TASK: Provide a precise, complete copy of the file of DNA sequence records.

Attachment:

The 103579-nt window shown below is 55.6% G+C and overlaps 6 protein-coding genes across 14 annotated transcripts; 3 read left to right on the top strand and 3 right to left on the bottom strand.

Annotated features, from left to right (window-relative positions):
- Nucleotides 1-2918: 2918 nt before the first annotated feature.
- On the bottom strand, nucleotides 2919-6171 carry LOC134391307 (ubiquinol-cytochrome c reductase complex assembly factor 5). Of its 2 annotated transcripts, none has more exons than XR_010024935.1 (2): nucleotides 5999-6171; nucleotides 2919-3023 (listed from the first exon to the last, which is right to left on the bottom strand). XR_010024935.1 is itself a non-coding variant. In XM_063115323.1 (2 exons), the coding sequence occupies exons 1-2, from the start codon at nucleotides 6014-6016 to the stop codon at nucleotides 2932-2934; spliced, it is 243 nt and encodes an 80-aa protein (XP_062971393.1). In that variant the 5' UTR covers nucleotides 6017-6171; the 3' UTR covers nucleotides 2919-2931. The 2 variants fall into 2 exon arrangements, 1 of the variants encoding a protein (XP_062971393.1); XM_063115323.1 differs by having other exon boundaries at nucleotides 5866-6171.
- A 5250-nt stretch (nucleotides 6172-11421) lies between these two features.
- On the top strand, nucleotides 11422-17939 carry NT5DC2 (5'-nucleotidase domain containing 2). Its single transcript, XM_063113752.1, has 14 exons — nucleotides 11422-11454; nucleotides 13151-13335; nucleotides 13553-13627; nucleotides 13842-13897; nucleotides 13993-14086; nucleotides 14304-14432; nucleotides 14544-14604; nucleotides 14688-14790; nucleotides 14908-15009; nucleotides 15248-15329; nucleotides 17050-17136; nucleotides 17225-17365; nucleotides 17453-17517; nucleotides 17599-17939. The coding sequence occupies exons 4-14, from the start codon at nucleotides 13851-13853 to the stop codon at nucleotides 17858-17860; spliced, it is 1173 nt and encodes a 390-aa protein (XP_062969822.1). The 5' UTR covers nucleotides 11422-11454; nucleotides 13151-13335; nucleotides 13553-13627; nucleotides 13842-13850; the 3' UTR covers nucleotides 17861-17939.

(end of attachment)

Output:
The 103579-nt window shown below is 55.6% G+C and overlaps 6 protein-coding genes across 14 annotated transcripts; 3 read left to right on the top strand and 3 right to left on the bottom strand.

Annotated features, from left to right (window-relative positions):
- Nucleotides 1-2918: 2918 nt before the first annotated feature.
- On the bottom strand, nucleotides 2919-6171 carry LOC134391307 (ubiquinol-cytochrome c reductase complex assembly factor 5). Of its 2 annotated transcripts, none has more exons than XR_010024935.1 (2): nucleotides 5999-6171; nucleotides 2919-3023 (listed from the first exon to the last, which is right to left on the bottom strand). XR_010024935.1 is itself a non-coding variant. In XM_063115323.1 (2 exons), the coding sequence occupies exons 1-2, from the start codon at nucleotides 6014-6016 to the stop codon at nucleotides 2932-2934; spliced, it is 243 nt and encodes an 80-aa protein (XP_062971393.1). In that variant the 5' UTR covers nucleotides 6017-6171; the 3' UTR covers nucleotides 2919-2931. The 2 variants fall into 2 exon arrangements, 1 of the variants encoding a protein (XP_062971393.1); XM_063115323.1 differs by having other exon boundaries at nucleotides 5866-6171.
- A 5250-nt stretch (nucleotides 6172-11421) lies between these two features.
- On the top strand, nucleotides 11422-17939 carry NT5DC2 (5'-nucleotidase domain containing 2). Its single transcript, XM_063113752.1, has 14 exons — nucleotides 11422-11454; nucleotides 13151-13335; nucleotides 13553-13627; nucleotides 13842-13897; nucleotides 13993-14086; nucleotides 14304-14432; nucleotides 14544-14604; nucleotides 14688-14790; nucleotides 14908-15009; nucleotides 15248-15329; nucleotides 17050-17136; nucleotides 17225-17365; nucleotides 17453-17517; nucleotides 17599-17939. The coding sequence occupies exons 4-14, from the start codon at nucleotides 13851-13853 to the stop codon at nucleotides 17858-17860; spliced, it is 1173 nt and encodes a 390-aa protein (XP_062969822.1). The 5' UTR covers nucleotides 11422-11454; nucleotides 13151-13335; nucleotides 13553-13627; nucleotides 13842-13850; the 3' UTR covers nucleotides 17861-17939.